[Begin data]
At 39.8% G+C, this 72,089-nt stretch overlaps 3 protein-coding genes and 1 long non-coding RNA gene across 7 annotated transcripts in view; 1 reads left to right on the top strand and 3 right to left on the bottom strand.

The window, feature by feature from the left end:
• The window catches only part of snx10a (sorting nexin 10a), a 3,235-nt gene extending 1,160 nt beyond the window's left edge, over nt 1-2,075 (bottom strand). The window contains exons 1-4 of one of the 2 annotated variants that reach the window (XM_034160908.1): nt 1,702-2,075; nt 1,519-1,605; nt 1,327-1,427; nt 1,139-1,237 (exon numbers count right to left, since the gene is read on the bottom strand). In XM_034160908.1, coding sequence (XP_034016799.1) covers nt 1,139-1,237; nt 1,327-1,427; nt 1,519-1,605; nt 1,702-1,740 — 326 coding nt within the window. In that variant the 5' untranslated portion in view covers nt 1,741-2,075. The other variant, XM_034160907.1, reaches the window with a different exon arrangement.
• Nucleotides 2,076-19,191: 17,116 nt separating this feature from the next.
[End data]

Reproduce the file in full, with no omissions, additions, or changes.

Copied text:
At 39.8% G+C, this 72,089-nt stretch overlaps 3 protein-coding genes and 1 long non-coding RNA gene across 7 annotated transcripts in view; 1 reads left to right on the top strand and 3 right to left on the bottom strand.

The window, feature by feature from the left end:
• The window catches only part of snx10a (sorting nexin 10a), a 3,235-nt gene extending 1,160 nt beyond the window's left edge, over nt 1-2,075 (bottom strand). The window contains exons 1-4 of one of the 2 annotated variants that reach the window (XM_034160908.1): nt 1,702-2,075; nt 1,519-1,605; nt 1,327-1,427; nt 1,139-1,237 (exon numbers count right to left, since the gene is read on the bottom strand). In XM_034160908.1, coding sequence (XP_034016799.1) covers nt 1,139-1,237; nt 1,327-1,427; nt 1,519-1,605; nt 1,702-1,740 — 326 coding nt within the window. In that variant the 5' untranslated portion in view covers nt 1,741-2,075. The other variant, XM_034160907.1, reaches the window with a different exon arrangement.
• Nucleotides 2,076-19,191: 17,116 nt separating this feature from the next.